Lumen, AT&T, Charter Communications’ Spectrum Enterprise division, Verizon and Comcast have sat atop Vertical Systems Group’s U.S. Carrier Ethernet Leaderboard since at least the middle of 2019. While their ranking has remained constant since that time, VSG Principal Rick Malone told Fierce change is on the horizon. By the end of the year, in fact, Malone said he expects a reshuffling in the order of the top six operators in the space.
According to Malone, the U.S. Carrier Ethernet arena is a relatively mature market, meaning share within the space doesn’t bounce around from quarter to quarter or half to half the same way it does in newer markets. That makes the forecast shakeup all the more notable, he said.
VSG’s forecast is based on the share of Ethernet ports each operator has in the U.S. Those on the Leaderboard list must have a 4% port share or greater while those in the Challenger Tier must have between 1% and 4% share.
While he wouldn’t disclose how exactly VSG expects the ranking to change, Malone noted “there are multiple companies, not just the top two, but multiple companies that are fairly close together in share of those six” at the top of its leaderboard. Cox Business is the sixth company on the mid-2022 Leaderboard, sitting behind Comcast.
Sitting below the aforementioned leaders in the Challenger Tier were Altice USA, Cogent, Frontier Communications, GTT, Windstream and Zayo.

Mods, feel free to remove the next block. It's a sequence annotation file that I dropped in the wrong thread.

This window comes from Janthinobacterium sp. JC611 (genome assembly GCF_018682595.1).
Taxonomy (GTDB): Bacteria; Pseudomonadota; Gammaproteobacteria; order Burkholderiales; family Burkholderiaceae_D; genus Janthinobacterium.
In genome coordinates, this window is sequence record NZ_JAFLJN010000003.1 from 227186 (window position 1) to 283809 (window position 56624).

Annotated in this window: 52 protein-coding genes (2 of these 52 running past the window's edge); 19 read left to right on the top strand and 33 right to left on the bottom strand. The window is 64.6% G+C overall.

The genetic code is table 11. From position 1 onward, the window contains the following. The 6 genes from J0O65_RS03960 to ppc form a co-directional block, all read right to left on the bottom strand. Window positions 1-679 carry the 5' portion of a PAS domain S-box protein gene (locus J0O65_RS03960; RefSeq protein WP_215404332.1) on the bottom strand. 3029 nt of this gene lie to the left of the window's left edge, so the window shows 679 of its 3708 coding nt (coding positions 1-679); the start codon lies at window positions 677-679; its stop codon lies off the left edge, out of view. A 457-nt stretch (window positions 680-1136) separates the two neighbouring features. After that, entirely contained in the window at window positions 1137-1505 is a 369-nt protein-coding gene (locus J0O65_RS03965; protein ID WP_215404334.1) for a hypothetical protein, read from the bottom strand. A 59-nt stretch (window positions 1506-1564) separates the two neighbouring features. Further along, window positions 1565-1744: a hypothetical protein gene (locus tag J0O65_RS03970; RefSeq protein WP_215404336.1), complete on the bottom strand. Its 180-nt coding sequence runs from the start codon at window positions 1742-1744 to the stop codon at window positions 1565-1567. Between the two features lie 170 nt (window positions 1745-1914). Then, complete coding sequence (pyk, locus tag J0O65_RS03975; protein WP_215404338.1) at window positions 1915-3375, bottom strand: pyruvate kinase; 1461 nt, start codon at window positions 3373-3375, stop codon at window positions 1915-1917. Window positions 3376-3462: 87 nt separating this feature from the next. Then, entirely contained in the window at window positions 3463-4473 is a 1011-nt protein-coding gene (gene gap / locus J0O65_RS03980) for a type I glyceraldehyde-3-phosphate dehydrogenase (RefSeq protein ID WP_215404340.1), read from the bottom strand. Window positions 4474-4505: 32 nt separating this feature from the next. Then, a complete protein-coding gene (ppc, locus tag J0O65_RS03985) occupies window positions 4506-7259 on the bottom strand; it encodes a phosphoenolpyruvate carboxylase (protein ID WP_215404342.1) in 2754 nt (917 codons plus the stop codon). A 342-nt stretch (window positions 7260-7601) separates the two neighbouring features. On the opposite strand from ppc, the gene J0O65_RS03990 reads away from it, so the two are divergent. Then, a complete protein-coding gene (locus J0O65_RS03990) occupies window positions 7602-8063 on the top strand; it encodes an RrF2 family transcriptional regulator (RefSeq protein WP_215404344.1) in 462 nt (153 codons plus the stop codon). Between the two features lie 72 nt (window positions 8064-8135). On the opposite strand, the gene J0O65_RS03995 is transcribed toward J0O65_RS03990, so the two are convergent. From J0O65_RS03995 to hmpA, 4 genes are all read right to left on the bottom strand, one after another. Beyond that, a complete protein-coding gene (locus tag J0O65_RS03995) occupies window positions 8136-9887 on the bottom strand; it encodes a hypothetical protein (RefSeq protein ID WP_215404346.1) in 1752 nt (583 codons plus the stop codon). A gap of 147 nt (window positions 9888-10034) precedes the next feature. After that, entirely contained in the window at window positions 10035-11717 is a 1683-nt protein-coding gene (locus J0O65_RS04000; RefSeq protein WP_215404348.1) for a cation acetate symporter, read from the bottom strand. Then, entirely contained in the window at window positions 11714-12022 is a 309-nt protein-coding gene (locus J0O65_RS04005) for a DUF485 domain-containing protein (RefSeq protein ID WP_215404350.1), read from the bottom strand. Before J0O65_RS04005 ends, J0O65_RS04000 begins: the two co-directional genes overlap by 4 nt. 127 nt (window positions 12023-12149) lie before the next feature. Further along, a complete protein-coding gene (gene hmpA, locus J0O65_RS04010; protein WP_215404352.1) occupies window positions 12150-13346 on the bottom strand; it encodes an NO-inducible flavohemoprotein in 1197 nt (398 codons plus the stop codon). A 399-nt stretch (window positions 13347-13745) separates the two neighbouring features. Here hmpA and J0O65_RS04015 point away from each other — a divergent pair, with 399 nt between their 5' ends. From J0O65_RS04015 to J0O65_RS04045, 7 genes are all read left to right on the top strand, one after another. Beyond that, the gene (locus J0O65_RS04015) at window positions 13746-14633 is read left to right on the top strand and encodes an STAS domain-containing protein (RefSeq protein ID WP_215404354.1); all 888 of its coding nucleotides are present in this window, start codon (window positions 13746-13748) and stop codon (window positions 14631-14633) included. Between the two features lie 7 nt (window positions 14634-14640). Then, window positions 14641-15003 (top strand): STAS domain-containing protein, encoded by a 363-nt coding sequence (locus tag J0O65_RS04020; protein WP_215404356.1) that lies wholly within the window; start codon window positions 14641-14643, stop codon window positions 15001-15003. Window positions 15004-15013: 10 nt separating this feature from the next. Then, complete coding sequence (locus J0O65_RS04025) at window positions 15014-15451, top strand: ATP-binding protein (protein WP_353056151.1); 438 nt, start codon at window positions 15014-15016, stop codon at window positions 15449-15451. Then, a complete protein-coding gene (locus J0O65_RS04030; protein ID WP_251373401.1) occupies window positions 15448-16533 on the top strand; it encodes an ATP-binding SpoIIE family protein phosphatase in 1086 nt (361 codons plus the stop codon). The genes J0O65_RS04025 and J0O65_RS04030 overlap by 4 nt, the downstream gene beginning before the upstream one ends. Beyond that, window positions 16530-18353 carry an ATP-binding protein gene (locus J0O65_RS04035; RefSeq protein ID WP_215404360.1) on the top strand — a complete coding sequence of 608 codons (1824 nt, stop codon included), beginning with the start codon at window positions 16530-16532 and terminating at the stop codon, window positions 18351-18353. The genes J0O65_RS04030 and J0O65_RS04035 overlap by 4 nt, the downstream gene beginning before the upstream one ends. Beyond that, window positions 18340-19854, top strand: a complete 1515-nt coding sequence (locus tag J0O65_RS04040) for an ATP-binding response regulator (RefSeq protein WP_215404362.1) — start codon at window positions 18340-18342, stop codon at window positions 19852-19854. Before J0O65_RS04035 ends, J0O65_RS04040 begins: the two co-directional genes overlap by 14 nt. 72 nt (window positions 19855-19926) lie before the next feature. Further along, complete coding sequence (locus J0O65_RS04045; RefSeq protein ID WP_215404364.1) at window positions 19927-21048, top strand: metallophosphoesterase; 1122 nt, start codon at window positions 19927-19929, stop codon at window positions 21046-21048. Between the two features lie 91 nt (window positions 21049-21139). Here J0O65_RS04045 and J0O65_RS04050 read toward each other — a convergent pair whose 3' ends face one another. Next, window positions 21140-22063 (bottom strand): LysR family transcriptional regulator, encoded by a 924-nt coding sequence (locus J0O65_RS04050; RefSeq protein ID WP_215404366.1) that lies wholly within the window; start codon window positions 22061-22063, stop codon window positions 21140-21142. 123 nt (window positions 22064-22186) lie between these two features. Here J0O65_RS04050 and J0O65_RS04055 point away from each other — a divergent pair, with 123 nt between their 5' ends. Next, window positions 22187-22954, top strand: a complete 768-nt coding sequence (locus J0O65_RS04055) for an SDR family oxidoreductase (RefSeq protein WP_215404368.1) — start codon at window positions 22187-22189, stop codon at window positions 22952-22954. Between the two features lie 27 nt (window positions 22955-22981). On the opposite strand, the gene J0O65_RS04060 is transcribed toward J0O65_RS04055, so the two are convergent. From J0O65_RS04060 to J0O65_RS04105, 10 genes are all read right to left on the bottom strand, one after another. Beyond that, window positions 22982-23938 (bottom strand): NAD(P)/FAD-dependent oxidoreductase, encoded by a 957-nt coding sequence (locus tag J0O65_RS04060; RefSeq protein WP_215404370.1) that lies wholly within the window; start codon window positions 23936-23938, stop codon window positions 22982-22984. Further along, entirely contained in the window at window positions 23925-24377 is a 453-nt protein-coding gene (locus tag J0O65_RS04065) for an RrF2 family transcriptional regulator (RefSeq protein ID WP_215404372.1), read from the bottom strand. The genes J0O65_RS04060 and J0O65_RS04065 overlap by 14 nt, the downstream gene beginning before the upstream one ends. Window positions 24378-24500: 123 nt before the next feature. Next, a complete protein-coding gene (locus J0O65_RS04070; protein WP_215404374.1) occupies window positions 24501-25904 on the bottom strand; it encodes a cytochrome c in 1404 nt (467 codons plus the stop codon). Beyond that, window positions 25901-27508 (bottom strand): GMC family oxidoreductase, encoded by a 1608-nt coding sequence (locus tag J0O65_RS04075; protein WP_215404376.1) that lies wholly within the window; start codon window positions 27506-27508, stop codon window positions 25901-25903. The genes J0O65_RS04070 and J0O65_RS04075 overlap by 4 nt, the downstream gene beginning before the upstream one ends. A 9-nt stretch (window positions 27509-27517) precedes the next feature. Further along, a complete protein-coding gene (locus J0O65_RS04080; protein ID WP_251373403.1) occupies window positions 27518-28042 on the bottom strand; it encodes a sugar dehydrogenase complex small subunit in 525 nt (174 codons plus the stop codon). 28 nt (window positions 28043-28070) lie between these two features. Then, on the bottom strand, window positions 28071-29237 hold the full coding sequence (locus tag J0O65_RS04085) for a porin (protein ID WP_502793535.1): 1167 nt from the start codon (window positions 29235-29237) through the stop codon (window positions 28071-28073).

Malone said VSG will be keeping a close eye on Lumen in light of the recent divestiture of its Latin America assets. While that move likely won’t have a direct impact on its number of Ethernet ports in the U.S., it could impact some of Lumen’s global customers, he said.
Taking a broader view, Malone said the market overall achieved a year-on-year port growth rate “in the low single digits,” so below 5%. But he noted only about half the companies VSG surveyed grew.
“There are quite a few of them that actually have lower port counts than they had previously. Some of that is that they’re consolidating lower speed circuits into higher speed circuits,” he explained. “But there are some that don’t view their Ethernet service as their lead strategic service when they go and talk to an enterprise. They are leading with SD-WAN and SASE and the security products that you’d expect.”
Some of the companies that have been successful in the Ethernet arena are those which have been migrating their base away from MPLS to SD-WAN and using Ethernet as a transport mechanism for the latter. “That managed migration is helping them sell additional Ethernet services as an underlay,” Malone concluded.